More room in storage area helps ambulance crews [UPDATED]Published 9:36am Tuesday, February 21, 2012 Updated 10:19am Wednesday, February 22, 2012
Responding to an ambulance call has challenges, but one adverse situation no longer affects members of the Henning Ambulance Service. The crews, following the move to the new city hall complex, no longer have to deal with cramped quarters.
“Just getting the ambulances in and out of the garage at the old location was a challenge in itself,” said Bob Reinbold, co-director of the Henning Ambulance Service. “That’s one issue we no longer have to deal with.”
The city fire department stayed in its current location, adjacent to the old city hall, but has more space since the ambulance service now is located in the new city hall complex.
“We serve a 15-mile radius of Henning,” said Reinbold, “and last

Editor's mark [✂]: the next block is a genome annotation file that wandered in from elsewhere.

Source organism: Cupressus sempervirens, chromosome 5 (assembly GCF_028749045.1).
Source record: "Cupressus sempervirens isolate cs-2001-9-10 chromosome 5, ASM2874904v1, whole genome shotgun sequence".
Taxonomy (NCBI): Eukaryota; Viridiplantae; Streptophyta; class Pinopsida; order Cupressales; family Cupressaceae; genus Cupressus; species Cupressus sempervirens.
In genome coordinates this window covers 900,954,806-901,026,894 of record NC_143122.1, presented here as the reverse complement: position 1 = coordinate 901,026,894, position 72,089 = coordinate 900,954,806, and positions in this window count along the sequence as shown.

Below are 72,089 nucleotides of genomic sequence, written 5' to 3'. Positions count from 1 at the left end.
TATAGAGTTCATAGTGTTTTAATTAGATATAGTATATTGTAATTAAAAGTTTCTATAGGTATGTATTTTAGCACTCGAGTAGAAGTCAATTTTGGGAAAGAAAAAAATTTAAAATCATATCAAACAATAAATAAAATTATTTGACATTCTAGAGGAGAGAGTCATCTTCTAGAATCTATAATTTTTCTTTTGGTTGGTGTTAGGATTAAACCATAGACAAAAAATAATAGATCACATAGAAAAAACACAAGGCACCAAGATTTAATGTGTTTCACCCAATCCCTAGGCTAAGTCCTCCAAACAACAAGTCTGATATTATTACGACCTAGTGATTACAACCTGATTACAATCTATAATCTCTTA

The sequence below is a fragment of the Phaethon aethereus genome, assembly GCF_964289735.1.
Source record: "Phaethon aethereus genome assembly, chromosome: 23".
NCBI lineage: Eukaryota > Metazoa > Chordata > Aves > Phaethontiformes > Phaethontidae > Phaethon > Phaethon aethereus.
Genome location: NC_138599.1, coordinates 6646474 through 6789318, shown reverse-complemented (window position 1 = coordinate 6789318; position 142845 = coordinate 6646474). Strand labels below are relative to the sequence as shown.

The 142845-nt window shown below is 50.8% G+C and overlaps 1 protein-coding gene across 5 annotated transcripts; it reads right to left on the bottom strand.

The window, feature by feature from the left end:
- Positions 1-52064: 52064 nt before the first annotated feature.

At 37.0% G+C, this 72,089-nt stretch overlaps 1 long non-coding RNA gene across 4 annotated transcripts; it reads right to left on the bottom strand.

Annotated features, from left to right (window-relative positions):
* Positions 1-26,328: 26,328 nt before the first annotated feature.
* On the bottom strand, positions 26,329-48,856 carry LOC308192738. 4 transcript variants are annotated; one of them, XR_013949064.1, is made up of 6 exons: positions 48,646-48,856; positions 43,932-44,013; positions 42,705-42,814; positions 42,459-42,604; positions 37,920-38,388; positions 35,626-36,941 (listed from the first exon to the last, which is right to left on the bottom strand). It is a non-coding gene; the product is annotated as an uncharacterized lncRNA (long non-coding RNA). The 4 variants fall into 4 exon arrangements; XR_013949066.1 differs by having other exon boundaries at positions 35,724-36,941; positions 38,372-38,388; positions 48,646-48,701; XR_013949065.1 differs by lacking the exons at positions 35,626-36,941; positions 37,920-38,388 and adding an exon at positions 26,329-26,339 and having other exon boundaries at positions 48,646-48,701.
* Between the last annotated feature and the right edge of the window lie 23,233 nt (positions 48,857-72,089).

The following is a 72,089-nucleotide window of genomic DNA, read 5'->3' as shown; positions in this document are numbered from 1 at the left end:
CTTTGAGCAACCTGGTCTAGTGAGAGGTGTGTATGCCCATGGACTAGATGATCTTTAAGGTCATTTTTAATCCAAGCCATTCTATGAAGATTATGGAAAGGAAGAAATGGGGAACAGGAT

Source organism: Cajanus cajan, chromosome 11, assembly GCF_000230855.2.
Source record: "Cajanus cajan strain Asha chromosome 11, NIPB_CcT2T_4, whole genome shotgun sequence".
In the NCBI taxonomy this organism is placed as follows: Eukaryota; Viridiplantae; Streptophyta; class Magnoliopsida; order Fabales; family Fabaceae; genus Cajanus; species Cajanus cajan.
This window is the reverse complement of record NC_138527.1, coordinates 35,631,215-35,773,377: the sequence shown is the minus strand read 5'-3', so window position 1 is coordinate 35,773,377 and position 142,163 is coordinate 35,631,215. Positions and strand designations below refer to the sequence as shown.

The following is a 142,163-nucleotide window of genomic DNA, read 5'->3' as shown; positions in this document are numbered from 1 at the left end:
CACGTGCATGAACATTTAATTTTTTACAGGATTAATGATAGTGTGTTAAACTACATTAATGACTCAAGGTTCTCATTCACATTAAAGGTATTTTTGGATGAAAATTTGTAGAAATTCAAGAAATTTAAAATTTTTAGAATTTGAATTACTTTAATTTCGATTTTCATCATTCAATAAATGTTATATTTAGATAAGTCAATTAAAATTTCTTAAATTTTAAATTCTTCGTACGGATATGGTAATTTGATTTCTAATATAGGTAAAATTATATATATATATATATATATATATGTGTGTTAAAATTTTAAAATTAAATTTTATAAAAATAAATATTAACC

year we answered 320 calls. Twelve of us serve as Emergency Medical Technicians (EMTs), and we have three firemen who are First Responders and help out as needed.”
The other co-directors, along with Reinbold, are Helen Husfeldt and Jane Cook. Reinbold is a banker and farmer. Another ambulance volunteer, Scott Grabe, serves as utilities superintendent for the city of Henning.
The new city hall, which includes the ample storage space for two ambulances and related equipment, is located a block south of the former city hall where fire and police offices have moved into space formerly used by the city staff.
The final bills have been paid for the new city hall in Henning and the total is $463,291. This includes funding needed for remodeling and expansion of the former Johnson building.
The remodeled project was accomplished through the current city budget and there are no tax increases for city residents. Henning’s city council saw the critical need for a drive-through for ambulances and more storage space for fire department supplies.
County agencies now can use some of the space at the former city hall. For instance, the county veterans service representative meets once a week with area veterans. Also using the freed-up space, periodically, will be County Human Services (social workers and others) and county public health employees, to name a few.